A number of Tech City's most high-profile tech companies have joined forces to launch an apprenticeship programme for 500 young people in London.
The tech companies taking part in the programme include Google and Facebook, as well as start-ups TechHub and Moo.com.
Rohan Silva, a senior policy adviser to the prime minister, who also created the Tech City initiative in 2010, launched the programme.
"The Tech City apprenticeship scheme will give hundreds of unemployed young people the chance to work for some of the most exciting digital companies in East London, the fastest growing technology cluster in the world," said Silva.
The programme will be managed by Hackney Community College and is targeted at 16 to 24-year-olds who are unemployed.
"The two biggest challenges faced by Tech City today are recruiting the skilled people the businesses need, and getting local people into the fantastic jobs that this sector has to offer. Tech City Apprenticeships will address both of these challenges," said Ian Ashman, principal of Hackney Community College.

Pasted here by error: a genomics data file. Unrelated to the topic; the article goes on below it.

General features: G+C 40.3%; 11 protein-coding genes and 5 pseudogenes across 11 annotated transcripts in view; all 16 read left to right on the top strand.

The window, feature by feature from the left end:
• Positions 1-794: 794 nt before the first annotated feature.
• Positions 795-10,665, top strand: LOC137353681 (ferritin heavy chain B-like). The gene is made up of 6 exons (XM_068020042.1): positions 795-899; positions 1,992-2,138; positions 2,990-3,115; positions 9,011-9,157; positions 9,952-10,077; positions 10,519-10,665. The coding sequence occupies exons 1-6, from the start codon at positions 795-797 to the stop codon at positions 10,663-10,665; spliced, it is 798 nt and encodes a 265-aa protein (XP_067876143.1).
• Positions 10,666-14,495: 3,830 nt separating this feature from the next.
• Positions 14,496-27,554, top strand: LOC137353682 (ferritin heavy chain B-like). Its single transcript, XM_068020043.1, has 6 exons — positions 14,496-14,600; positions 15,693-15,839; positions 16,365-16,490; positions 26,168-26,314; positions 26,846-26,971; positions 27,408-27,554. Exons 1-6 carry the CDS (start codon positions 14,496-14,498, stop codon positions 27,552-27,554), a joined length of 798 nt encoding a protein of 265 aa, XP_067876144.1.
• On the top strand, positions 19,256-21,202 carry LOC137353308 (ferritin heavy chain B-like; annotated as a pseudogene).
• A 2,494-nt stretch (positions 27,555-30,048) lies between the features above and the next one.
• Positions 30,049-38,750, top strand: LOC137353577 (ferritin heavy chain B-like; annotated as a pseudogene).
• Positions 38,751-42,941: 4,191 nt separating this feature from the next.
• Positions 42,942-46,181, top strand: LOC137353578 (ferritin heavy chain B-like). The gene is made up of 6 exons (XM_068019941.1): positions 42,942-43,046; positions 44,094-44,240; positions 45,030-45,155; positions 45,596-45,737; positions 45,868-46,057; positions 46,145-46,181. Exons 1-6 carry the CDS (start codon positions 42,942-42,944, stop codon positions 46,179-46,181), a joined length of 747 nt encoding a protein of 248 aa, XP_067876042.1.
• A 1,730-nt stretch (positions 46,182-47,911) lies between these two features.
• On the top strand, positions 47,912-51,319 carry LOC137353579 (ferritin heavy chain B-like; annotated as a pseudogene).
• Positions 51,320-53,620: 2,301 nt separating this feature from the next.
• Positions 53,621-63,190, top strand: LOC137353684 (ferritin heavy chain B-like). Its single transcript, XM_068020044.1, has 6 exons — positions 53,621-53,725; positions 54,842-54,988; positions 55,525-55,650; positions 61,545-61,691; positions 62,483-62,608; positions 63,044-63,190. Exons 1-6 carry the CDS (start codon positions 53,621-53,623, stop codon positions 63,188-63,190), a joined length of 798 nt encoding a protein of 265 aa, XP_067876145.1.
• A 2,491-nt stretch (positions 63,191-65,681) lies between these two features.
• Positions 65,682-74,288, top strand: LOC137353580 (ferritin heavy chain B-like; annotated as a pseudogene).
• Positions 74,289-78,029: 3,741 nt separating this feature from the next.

Young people can officially start the government-funded programme in January next year.
The apprenticeships will last for 15 months and combine a job and specialised skills training. Training in English, maths and technology will also be taught at Hackney Community College.
The first cohort of Tech City apprenticeships will be focused on IT skills, online marketing skills and ‘front of house' skills for shared office spaces, while advanced Tech City apprenticeships in programming and digital design will start in autumn 2013.
In addition to the apprenticeship places, an apprenticeship training centre in the Olympic Park broadcasting centre will provide up to 350 young people each week with the skills training they need to work in Tech City.
Mayor of London Boris Johnson welcomed the news.
"Five hundred young people are getting the opportunity to boost their prospects and contribute to the growth of Tech City is just fantastic. London's digital sector has huge job-generating potential," he said.
The apprenticeship programme is launched as it emerges the government's funding cuts in education are holding back schools from teaching children how to start up their own businesses.
Rosalie Marshall is the special projects editor and chief reporter at V3. Previously she was a reporter for IT Week and channel editor for online television site LocalGov.tv. Rosalie covers government IT, business applications, IT skills, open source technology and social networks.